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Collective Bargaining Vs Collective Bargaining

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There are unions in almost every conventional business. From engineering to banking, NASA to US Airlines, there are labor unions that represent the employees or workers while acting as a bridge between the labor force and the administration. In some countries, unions are heavily one-sided, only taking into consideration rights of the employees. Unions were once seen as an organizer of labor rights but they play a key role in management as well. In United States, unions are largely reasonable and they don’t take sides without authenticated and rational causes. But there have been issues where unions have been held responsible for creating problems and also been proven to be lobbying for interests of a few instead of the masses that they…show more content…
Collective bargaining is specifically an industrial relations mechanism or tool and is an aspect of negotiation applicable to the employment relationship. In collective bargaining, the union always has a collective interest since the negotiations are for the benefit of several employees. Where collective bargaining is not for one employer but for several, collective interests become a feature for both parties to the bargaining process (dol.gov). Because of this, most union employees cannot be fired without "just cause." This is unlike many nonunion workers who are considered "at-will" employees and can be fired at any time for almost any reason. Union members also benefit from having the collective power to go on strike. A strike is when a group of workers stops working either in protest of labor conditions or as a bargaining tool during labor/management negotiations…show more content…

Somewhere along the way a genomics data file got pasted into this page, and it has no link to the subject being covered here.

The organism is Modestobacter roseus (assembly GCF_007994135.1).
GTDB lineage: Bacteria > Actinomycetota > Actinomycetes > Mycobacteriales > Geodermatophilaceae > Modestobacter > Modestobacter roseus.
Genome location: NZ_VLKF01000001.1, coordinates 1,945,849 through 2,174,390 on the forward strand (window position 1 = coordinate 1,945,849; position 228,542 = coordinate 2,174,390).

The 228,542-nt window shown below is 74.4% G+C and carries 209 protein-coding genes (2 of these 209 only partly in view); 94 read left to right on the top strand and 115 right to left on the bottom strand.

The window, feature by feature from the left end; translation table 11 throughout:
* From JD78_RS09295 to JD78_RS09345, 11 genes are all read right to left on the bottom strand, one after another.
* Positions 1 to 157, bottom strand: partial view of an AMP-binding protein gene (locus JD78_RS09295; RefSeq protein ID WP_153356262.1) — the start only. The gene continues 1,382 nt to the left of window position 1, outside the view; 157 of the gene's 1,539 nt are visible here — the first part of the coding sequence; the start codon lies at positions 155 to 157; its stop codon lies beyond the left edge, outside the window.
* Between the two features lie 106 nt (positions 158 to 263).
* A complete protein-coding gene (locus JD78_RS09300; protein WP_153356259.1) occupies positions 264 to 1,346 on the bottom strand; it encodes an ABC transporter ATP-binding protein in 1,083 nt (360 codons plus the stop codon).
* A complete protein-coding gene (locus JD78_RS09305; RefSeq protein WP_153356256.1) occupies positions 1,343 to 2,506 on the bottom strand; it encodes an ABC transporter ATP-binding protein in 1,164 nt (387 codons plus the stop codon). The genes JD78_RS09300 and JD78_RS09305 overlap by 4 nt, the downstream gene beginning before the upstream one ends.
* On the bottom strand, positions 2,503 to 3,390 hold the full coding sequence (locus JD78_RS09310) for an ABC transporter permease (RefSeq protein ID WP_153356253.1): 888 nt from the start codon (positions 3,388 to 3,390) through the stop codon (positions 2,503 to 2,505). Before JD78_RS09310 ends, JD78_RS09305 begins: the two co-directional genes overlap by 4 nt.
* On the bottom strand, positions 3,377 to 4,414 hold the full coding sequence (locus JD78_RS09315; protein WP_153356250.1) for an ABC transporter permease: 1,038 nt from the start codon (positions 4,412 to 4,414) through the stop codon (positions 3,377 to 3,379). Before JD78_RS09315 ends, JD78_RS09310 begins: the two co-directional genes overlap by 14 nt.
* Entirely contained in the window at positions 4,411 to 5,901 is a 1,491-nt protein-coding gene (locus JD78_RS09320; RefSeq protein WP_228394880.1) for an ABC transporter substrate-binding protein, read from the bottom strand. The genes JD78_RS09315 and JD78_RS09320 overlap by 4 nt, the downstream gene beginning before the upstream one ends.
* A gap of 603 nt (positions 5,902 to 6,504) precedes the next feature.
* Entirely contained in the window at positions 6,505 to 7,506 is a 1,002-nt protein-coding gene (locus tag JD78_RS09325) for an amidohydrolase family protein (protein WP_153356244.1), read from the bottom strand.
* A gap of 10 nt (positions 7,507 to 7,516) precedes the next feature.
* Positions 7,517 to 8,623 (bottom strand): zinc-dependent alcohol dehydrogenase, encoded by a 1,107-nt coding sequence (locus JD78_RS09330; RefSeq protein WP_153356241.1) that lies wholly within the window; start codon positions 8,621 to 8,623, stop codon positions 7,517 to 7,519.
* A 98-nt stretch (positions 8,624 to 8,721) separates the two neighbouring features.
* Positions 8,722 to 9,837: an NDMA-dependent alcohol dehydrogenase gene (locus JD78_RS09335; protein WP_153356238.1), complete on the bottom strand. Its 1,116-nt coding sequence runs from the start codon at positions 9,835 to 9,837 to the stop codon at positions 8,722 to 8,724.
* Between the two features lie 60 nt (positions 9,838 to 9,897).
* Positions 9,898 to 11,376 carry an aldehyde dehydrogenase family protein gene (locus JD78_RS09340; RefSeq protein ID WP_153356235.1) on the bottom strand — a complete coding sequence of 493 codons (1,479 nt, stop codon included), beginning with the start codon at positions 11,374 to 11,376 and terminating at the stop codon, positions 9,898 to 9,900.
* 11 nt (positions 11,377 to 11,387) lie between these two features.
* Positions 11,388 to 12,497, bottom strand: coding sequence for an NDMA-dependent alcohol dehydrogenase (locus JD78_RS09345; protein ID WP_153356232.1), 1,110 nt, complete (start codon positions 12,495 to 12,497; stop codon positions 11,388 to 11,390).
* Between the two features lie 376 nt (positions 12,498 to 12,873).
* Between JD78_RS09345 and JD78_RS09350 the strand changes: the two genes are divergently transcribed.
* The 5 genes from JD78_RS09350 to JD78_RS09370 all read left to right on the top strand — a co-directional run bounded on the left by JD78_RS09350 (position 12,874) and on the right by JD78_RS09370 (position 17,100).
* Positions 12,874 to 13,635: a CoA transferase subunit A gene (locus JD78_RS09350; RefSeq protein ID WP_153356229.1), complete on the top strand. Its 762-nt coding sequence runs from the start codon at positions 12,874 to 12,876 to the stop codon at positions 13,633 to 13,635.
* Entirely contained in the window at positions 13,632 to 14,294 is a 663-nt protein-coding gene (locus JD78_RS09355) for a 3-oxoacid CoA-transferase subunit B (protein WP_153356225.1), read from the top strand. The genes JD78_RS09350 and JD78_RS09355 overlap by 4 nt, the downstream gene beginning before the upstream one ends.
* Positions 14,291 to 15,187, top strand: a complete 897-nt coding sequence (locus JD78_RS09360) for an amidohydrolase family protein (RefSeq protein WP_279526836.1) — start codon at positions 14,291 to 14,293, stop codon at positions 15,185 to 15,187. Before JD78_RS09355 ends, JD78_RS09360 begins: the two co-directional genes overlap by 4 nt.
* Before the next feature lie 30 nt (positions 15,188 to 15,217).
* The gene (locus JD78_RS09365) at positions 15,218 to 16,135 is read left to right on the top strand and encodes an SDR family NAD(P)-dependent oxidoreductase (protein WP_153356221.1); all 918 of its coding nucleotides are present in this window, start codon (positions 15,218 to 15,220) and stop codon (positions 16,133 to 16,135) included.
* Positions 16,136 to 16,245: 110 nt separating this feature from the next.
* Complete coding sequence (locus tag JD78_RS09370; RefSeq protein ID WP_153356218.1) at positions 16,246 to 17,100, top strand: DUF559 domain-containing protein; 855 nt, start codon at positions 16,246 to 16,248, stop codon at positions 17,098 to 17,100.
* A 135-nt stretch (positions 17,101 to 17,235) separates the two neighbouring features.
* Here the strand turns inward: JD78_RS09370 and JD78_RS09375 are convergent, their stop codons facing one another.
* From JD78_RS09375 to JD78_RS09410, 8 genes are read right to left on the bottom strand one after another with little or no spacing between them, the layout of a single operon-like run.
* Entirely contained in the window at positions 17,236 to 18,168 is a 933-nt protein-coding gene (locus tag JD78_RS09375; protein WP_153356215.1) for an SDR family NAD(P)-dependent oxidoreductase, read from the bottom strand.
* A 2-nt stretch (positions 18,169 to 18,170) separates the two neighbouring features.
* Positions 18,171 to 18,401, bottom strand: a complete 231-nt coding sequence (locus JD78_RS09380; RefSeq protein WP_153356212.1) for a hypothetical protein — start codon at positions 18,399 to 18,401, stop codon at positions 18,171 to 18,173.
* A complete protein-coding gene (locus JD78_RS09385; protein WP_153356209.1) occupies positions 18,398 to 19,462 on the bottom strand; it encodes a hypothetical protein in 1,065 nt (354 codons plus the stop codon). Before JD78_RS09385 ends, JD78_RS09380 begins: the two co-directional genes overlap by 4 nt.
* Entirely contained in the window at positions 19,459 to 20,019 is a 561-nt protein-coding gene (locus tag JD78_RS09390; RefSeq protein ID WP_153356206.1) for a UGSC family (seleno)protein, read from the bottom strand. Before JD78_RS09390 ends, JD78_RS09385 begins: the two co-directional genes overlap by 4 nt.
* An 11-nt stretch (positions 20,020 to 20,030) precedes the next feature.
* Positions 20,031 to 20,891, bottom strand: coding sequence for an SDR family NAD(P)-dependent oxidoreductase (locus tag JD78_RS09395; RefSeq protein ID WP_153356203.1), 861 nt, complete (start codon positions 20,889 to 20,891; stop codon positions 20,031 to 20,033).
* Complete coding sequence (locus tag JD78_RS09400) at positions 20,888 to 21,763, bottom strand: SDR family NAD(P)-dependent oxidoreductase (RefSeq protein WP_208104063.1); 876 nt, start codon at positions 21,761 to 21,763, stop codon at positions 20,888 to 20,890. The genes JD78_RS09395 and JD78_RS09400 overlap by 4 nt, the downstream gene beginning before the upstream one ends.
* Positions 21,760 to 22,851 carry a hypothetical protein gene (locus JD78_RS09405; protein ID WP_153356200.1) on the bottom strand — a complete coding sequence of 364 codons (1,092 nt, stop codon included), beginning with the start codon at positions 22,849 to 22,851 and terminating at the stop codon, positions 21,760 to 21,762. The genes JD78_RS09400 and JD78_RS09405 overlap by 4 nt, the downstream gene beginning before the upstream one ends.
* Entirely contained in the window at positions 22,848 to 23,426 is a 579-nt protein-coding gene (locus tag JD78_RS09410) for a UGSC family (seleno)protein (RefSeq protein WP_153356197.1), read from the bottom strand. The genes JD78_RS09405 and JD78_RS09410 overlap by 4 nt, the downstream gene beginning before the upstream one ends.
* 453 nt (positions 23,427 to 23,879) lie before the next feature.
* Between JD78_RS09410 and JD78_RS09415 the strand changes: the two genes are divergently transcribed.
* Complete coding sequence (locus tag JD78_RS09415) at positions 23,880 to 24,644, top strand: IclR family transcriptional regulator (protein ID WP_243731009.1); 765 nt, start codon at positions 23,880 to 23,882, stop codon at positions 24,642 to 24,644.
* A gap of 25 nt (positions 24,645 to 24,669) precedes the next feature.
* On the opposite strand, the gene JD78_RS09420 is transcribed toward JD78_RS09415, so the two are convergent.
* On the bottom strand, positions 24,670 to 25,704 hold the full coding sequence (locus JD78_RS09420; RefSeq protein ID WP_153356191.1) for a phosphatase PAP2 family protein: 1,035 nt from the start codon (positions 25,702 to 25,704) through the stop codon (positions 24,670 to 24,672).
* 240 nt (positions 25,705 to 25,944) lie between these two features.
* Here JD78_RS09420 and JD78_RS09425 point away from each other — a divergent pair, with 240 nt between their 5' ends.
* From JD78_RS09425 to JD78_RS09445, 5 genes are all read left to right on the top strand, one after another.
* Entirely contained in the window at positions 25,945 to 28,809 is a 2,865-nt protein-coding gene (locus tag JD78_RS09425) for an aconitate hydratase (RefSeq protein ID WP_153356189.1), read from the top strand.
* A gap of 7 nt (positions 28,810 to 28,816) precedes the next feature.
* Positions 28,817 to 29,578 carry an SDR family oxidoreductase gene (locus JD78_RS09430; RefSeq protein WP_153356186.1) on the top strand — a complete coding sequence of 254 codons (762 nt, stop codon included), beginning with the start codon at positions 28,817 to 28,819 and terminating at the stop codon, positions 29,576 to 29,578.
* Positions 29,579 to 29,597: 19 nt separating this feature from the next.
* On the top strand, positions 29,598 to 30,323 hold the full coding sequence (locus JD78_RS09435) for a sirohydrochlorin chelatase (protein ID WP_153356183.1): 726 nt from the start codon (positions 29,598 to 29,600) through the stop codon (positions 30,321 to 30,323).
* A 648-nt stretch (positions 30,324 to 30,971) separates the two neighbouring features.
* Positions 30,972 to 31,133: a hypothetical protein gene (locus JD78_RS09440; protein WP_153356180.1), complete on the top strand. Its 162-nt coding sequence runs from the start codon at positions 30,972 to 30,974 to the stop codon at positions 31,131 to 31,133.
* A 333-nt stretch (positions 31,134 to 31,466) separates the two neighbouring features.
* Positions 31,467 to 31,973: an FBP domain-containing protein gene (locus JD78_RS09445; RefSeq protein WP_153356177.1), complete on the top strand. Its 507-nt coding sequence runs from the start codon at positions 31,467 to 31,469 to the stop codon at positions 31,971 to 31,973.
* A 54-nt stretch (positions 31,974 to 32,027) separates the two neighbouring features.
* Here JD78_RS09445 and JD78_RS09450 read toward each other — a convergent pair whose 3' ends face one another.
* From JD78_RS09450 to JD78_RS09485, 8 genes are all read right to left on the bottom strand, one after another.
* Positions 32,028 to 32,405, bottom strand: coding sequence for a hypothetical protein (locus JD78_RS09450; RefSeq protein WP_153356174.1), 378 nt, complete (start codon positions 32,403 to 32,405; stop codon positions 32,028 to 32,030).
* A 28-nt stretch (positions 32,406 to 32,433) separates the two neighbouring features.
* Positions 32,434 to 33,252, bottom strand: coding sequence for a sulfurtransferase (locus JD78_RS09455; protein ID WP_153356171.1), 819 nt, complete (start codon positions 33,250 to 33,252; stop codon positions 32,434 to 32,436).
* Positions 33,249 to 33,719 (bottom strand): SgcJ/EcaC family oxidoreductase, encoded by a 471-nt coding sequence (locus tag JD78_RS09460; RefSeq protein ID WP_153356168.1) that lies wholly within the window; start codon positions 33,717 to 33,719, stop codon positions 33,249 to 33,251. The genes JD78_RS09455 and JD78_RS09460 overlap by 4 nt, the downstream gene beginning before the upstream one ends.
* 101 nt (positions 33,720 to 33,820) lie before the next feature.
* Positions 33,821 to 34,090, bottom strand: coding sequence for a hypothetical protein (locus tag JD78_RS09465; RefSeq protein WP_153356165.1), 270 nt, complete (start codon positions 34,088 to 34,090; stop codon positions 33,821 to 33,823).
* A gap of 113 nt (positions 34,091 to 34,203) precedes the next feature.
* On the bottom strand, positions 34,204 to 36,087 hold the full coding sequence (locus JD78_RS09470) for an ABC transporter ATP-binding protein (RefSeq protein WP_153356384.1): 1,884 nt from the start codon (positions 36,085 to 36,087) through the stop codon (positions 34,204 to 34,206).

More than 149,500 interviews of workers were conducted. Regardless of whether they worked in local, state or federal government or outside of government, unionized employees more often said their supervisor treated them like he or she was their boss and not a partner than did their nonunion counterparts. Employers ' relationships with unions have become more hostile since the 1970s, Bielski Boris says. And nowadays, some governors of revenue-starved states are blaming public sector unions for their woes and aggressively attempting to reduce benefits and curtail collective bargaining rights